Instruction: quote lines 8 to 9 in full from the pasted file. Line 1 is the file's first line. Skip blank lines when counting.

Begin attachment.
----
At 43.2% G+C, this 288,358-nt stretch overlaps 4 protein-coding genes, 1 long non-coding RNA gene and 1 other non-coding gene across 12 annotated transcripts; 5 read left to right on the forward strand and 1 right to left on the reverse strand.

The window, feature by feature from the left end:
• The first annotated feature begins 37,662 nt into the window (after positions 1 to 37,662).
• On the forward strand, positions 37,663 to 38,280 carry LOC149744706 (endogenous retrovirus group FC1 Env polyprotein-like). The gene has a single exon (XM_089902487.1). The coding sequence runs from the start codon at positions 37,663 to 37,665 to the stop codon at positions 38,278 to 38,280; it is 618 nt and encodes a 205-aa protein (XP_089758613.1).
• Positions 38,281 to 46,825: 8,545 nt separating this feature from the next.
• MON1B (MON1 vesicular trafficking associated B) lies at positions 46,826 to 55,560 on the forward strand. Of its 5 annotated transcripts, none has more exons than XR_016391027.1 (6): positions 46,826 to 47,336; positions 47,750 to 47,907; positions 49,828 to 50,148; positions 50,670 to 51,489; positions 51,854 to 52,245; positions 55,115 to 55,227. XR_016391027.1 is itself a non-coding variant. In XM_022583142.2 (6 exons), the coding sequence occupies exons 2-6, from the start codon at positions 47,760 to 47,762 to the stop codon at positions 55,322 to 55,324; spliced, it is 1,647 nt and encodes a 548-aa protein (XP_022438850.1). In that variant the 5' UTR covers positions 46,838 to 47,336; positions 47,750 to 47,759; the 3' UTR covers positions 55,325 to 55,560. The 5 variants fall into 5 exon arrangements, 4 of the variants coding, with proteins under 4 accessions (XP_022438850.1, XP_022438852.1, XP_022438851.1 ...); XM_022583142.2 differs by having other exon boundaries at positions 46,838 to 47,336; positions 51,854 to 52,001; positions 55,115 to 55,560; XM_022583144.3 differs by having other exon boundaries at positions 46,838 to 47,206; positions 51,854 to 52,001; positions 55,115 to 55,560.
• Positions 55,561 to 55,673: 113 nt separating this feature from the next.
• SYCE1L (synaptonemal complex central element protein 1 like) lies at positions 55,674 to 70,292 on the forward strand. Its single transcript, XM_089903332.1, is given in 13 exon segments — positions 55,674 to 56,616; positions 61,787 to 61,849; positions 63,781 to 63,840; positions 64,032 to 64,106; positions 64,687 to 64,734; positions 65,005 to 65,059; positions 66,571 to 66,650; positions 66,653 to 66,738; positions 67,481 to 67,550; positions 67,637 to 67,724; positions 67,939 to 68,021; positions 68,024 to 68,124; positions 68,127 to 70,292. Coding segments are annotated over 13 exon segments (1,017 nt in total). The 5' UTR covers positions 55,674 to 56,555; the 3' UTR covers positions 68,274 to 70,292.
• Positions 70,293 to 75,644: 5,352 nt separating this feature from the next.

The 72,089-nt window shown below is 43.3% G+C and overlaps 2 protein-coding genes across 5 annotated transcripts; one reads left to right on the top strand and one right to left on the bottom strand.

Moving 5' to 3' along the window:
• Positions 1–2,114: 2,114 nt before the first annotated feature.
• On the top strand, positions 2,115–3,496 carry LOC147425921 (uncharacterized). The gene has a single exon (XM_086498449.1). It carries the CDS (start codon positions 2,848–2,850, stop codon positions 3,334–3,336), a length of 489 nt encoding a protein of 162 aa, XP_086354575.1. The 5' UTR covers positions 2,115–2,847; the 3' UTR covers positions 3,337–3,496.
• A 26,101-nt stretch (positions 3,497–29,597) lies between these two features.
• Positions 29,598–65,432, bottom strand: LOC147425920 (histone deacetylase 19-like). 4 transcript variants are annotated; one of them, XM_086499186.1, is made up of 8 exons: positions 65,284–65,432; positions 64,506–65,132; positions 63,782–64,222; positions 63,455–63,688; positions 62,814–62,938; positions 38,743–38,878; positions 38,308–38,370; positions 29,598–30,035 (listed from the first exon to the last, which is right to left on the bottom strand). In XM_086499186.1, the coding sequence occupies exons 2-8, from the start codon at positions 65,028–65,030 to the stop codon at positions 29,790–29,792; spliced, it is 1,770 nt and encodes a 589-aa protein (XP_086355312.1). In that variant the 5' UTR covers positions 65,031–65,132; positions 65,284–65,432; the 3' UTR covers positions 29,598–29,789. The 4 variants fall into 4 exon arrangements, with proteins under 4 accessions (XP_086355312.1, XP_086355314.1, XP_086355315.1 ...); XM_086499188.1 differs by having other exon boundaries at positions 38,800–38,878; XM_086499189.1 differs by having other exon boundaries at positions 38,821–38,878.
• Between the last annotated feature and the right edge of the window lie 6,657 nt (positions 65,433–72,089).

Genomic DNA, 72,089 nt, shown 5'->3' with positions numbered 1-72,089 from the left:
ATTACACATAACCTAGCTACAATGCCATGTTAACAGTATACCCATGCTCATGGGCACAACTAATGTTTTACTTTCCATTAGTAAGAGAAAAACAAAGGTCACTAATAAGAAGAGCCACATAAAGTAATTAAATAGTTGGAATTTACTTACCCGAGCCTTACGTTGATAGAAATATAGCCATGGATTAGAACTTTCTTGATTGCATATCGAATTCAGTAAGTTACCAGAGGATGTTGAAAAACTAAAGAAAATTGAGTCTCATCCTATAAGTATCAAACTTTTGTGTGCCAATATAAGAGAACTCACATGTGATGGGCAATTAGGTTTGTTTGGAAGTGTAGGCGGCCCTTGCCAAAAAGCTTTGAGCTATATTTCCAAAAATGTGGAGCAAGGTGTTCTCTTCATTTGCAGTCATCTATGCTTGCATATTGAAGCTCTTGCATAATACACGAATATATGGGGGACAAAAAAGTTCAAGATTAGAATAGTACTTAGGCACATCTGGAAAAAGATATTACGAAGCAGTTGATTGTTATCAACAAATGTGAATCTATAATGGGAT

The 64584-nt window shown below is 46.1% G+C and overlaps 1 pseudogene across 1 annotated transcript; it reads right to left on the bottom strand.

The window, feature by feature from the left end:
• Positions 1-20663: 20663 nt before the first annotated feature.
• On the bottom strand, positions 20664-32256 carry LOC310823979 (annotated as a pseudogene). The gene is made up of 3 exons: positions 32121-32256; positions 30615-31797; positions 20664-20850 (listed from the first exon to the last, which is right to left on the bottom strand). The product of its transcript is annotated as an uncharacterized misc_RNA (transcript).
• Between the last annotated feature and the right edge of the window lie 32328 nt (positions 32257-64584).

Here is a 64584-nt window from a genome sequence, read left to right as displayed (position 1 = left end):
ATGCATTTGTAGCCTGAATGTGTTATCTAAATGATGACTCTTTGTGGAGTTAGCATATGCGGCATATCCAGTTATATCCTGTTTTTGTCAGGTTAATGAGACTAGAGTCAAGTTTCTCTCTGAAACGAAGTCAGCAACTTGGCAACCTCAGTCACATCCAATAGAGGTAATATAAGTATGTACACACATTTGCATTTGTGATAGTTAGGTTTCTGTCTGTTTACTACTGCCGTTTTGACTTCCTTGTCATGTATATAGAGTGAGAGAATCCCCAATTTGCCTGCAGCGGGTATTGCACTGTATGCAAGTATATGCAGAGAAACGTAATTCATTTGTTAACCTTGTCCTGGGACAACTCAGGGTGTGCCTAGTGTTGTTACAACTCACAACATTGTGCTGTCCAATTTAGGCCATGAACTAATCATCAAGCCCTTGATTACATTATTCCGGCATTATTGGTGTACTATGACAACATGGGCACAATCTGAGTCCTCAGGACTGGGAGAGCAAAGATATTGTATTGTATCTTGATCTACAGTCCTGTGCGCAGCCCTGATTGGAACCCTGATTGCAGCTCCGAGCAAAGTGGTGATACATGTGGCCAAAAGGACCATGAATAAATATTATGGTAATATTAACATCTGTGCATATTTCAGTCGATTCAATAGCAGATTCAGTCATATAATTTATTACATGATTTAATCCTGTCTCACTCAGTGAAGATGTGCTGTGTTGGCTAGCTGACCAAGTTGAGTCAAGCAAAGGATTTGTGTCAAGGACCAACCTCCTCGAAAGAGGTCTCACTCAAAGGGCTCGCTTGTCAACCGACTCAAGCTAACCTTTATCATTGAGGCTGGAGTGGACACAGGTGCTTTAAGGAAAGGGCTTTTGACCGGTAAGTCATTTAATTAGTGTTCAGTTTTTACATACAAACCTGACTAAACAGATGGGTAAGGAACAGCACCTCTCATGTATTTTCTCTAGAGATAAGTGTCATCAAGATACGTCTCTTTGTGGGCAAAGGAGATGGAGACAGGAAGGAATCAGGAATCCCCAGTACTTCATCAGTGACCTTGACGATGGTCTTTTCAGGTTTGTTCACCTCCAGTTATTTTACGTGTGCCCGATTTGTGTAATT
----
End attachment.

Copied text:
• SYCE1L (synaptonemal complex central element protein 1 like) lies at positions 55,674 to 70,292 on the forward strand. Its single transcript, XM_089903332.1, is given in 13 exon segments — positions 55,674 to 56,616; positions 61,787 to 61,849; positions 63,781 to 63,840; positions 64,032 to 64,106; positions 64,687 to 64,734; positions 65,005 to 65,059; positions 66,571 to 66,650; positions 66,653 to 66,738; positions 67,481 to 67,550; positions 67,637 to 67,724; positions 67,939 to 68,021; positions 68,024 to 68,124; positions 68,127 to 70,292. Coding segments are annotated over 13 exon segments (1,017 nt in total). The 5' UTR covers positions 55,674 to 56,555; the 3' UTR covers positions 68,274 to 70,292.
• Positions 70,293 to 75,644: 5,352 nt separating this feature from the next.